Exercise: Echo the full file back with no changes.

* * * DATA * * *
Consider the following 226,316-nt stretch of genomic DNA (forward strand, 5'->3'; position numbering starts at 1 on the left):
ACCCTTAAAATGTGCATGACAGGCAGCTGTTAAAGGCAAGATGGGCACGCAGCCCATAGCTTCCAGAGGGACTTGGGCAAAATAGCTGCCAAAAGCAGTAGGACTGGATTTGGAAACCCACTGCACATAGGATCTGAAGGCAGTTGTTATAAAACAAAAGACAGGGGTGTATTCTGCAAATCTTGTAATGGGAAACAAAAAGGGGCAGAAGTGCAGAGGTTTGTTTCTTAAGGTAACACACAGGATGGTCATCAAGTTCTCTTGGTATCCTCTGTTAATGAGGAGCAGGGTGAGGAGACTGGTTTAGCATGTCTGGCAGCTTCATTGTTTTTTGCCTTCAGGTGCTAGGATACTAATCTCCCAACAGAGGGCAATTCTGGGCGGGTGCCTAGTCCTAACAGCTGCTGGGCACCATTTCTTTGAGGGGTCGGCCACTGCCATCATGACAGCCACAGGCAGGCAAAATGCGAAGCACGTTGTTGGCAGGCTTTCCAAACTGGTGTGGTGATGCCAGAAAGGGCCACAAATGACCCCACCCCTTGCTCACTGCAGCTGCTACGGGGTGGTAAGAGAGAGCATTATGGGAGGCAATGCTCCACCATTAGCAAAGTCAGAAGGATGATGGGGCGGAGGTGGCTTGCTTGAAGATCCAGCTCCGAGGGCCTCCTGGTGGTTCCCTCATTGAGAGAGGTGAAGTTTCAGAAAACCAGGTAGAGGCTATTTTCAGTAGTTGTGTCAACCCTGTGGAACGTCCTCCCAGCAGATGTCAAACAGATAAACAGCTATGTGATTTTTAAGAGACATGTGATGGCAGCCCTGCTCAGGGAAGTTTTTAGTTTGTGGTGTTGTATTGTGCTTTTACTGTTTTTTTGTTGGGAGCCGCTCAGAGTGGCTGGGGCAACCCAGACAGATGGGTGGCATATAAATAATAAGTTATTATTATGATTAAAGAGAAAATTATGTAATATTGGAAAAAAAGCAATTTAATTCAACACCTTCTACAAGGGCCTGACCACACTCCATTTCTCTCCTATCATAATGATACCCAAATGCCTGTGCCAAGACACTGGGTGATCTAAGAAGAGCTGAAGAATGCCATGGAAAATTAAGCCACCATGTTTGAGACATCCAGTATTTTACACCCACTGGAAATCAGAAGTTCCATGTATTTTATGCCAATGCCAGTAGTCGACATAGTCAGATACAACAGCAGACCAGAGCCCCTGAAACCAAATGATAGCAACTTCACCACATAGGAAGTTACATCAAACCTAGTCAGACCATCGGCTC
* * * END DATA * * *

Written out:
Consider the following 226,316-nt stretch of genomic DNA (forward strand, 5'->3'; position numbering starts at 1 on the left):
ACCCTTAAAATGTGCATGACAGGCAGCTGTTAAAGGCAAGATGGGCACGCAGCCCATAGCTTCCAGAGGGACTTGGGCAAAATAGCTGCCAAAAGCAGTAGGACTGGATTTGGAAACCCACTGCACATAGGATCTGAAGGCAGTTGTTATAAAACAAAAGACAGGGGTGTATTCTGCAAATCTTGTAATGGGAAACAAAAAGGGGCAGAAGTGCAGAGGTTTGTTTCTTAAGGTAACACACAGGATGGTCATCAAGTTCTCTTGGTATCCTCTGTTAATGAGGAGCAGGGTGAGGAGACTGGTTTAGCATGTCTGGCAGCTTCATTGTTTTTTGCCTTCAGGTGCTAGGATACTAATCTCCCAACAGAGGGCAATTCTGGGCGGGTGCCTAGTCCTAACAGCTGCTGGGCACCATTTCTTTGAGGGGTCGGCCACTGCCATCATGACAGCCACAGGCAGGCAAAATGCGAAGCACGTTGTTGGCAGGCTTTCCAAACTGGTGTGGTGATGCCAGAAAGGGCCACAAATGACCCCACCCCTTGCTCACTGCAGCTGCTACGGGGTGGTAAGAGAGAGCATTATGGGAGGCAATGCTCCACCATTAGCAAAGTCAGAAGGATGATGGGGCGGAGGTGGCTTGCTTGAAGATCCAGCTCCGAGGGCCTCCTGGTGGTTCCCTCATTGAGAGAGGTGAAGTTTCAGAAAACCAGGTAGAGGCTATTTTCAGTAGTTGTGTCAACCCTGTGGAACGTCCTCCCAGCAGATGTCAAACAGATAAACAGCTATGTGATTTTTAAGAGACATGTGATGGCAGCCCTGCTCAGGGAAGTTTTTAGTTTGTGGTGTTGTATTGTGCTTTTACTGTTTTTTTGTTGGGAGCCGCTCAGAGTGGCTGGGGCAACCCAGACAGATGGGTGGCATATAAATAATAAGTTATTATTATGATTAAAGAGAAAATTATGTAATATTGGAAAAAAAGCAATTTAATTCAACACCTTCTACAAGGGCCTGACCACACTCCATTTCTCTCCTATCATAATGATACCCAAATGCCTGTGCCAAGACACTGGGTGATCTAAGAAGAGCTGAAGAATGCCATGGAAAATTAAGCCACCATGTTTGAGACATCCAGTATTTTACACCCACTGGAAATCAGAAGTTCCATGTATTTTATGCCAATGCCAGTAGTCGACATAGTCAGATACAACAGCAGACCAGAGCCCCTGAAACCAAATGATAGCAACTTCACCACATAGGAAGTTACATCAAACCTAGTCAGACCATCGGCTC